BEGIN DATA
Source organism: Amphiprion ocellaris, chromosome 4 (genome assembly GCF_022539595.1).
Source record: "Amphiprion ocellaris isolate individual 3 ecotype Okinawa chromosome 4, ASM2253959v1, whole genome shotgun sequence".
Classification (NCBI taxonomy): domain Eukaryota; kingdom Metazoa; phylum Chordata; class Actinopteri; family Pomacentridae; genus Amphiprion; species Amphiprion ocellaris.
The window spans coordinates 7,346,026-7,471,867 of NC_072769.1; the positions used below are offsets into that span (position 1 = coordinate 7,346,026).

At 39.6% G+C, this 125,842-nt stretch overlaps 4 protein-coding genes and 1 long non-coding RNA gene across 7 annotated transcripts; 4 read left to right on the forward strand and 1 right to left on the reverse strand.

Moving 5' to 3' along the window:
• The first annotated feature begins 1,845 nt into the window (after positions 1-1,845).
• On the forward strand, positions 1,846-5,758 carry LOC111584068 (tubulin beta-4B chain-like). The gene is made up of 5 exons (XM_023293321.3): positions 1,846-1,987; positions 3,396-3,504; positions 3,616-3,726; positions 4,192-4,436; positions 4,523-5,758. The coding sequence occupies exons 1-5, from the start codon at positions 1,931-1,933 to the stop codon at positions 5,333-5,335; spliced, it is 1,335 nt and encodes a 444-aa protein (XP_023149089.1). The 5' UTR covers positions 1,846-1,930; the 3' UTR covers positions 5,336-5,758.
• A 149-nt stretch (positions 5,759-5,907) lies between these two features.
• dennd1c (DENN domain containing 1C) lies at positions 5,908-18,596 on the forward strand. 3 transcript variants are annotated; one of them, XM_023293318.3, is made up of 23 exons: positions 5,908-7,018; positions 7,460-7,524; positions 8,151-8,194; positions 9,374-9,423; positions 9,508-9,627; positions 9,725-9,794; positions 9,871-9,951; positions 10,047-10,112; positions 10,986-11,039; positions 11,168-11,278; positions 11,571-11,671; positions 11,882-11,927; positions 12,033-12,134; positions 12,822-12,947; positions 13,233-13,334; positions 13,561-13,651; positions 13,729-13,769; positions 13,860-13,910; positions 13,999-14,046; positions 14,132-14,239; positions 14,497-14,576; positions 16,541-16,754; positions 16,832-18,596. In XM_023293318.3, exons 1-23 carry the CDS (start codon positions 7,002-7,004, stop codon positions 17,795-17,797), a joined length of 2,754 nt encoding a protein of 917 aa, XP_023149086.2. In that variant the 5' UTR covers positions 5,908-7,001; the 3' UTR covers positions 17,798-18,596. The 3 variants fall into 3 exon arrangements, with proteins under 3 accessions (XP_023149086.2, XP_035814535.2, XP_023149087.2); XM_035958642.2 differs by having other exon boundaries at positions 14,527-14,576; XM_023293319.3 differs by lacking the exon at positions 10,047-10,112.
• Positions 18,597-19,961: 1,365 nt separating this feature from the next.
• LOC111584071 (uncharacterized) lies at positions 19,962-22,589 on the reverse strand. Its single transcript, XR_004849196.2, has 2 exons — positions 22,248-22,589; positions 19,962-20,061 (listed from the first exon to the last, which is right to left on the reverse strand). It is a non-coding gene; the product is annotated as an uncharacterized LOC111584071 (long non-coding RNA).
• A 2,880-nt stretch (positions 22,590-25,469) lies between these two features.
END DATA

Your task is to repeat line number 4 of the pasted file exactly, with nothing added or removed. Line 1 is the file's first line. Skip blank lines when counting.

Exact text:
The window spans coordinates 7,346,026-7,471,867 of NC_072769.1; the positions used below are offsets into that span (position 1 = coordinate 7,346,026).